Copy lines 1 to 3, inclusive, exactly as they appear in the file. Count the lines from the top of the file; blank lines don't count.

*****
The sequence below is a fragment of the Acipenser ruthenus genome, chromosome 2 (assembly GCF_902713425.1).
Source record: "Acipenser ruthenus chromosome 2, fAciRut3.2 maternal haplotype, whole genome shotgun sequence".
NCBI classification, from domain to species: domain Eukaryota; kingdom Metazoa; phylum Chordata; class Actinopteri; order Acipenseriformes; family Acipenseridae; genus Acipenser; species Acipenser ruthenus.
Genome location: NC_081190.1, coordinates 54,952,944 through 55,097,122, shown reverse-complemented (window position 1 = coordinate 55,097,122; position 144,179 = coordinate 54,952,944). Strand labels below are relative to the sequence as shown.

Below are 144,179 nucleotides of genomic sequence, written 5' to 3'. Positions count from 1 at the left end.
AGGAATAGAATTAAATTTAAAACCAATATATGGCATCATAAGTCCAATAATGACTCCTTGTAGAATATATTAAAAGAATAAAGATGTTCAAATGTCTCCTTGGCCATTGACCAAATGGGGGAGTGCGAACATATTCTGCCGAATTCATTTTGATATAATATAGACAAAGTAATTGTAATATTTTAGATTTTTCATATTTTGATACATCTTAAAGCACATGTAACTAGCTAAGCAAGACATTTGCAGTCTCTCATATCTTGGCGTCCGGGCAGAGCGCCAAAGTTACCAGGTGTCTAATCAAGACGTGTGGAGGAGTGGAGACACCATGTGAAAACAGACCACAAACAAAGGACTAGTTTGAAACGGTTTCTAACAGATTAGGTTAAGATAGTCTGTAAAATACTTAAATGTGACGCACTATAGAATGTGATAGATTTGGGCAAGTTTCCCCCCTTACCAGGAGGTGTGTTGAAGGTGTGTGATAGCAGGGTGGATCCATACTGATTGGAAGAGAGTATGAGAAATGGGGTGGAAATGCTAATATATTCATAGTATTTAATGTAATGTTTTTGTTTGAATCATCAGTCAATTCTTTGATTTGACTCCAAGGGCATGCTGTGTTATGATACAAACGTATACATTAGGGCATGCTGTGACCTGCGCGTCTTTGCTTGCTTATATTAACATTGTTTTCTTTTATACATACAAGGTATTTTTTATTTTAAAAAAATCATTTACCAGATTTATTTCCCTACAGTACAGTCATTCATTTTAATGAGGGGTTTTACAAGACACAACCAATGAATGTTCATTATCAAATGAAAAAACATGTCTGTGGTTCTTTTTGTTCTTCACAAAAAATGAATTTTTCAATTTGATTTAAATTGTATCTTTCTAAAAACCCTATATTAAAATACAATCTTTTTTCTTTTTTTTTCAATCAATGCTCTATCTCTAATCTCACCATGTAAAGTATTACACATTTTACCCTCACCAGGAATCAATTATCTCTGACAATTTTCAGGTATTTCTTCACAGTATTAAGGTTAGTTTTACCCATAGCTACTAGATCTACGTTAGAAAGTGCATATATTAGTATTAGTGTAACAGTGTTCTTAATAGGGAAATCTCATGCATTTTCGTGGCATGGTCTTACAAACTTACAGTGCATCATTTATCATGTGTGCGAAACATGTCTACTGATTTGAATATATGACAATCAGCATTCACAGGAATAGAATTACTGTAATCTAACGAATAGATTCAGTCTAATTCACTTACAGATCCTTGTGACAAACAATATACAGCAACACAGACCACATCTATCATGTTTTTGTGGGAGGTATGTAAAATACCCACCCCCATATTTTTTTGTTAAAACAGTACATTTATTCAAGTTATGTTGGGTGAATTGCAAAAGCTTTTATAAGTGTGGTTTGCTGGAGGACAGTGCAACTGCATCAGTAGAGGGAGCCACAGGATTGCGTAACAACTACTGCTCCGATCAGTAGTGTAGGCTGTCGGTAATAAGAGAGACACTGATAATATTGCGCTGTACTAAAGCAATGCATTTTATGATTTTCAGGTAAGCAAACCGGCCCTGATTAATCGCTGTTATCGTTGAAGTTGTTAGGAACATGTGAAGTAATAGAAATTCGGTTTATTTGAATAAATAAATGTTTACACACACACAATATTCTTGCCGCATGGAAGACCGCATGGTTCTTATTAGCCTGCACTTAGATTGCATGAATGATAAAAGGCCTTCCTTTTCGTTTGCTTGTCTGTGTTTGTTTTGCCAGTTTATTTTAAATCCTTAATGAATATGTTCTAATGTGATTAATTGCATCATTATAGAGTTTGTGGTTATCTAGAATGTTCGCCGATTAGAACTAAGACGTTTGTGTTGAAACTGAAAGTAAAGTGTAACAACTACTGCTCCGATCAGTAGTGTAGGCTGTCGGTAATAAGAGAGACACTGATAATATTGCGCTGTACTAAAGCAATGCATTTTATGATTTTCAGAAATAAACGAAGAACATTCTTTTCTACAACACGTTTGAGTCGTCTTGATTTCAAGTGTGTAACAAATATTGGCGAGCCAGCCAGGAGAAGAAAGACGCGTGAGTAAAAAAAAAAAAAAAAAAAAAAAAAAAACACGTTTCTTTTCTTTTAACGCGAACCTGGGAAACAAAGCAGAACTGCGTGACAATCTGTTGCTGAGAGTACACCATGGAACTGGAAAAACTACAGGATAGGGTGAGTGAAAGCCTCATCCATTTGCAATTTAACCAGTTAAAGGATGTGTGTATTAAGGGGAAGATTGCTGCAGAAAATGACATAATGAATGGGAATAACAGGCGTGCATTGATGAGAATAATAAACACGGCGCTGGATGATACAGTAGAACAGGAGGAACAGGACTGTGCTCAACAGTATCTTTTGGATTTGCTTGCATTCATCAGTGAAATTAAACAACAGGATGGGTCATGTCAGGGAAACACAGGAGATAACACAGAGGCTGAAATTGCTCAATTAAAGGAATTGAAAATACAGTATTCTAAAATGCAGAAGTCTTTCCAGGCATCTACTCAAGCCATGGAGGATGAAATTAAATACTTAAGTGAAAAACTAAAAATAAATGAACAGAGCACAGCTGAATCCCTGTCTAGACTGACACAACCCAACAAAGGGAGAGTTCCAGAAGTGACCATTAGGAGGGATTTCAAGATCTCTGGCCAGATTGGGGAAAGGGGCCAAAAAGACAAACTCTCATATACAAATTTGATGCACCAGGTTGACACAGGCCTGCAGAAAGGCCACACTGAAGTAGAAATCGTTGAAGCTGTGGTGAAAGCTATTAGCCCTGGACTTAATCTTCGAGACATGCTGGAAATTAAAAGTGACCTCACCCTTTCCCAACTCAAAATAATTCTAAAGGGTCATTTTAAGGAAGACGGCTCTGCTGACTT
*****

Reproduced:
The sequence below is a fragment of the Acipenser ruthenus genome, chromosome 2 (assembly GCF_902713425.1).
Source record: "Acipenser ruthenus chromosome 2, fAciRut3.2 maternal haplotype, whole genome shotgun sequence".
NCBI classification, from domain to species: domain Eukaryota; kingdom Metazoa; phylum Chordata; class Actinopteri; order Acipenseriformes; family Acipenseridae; genus Acipenser; species Acipenser ruthenus.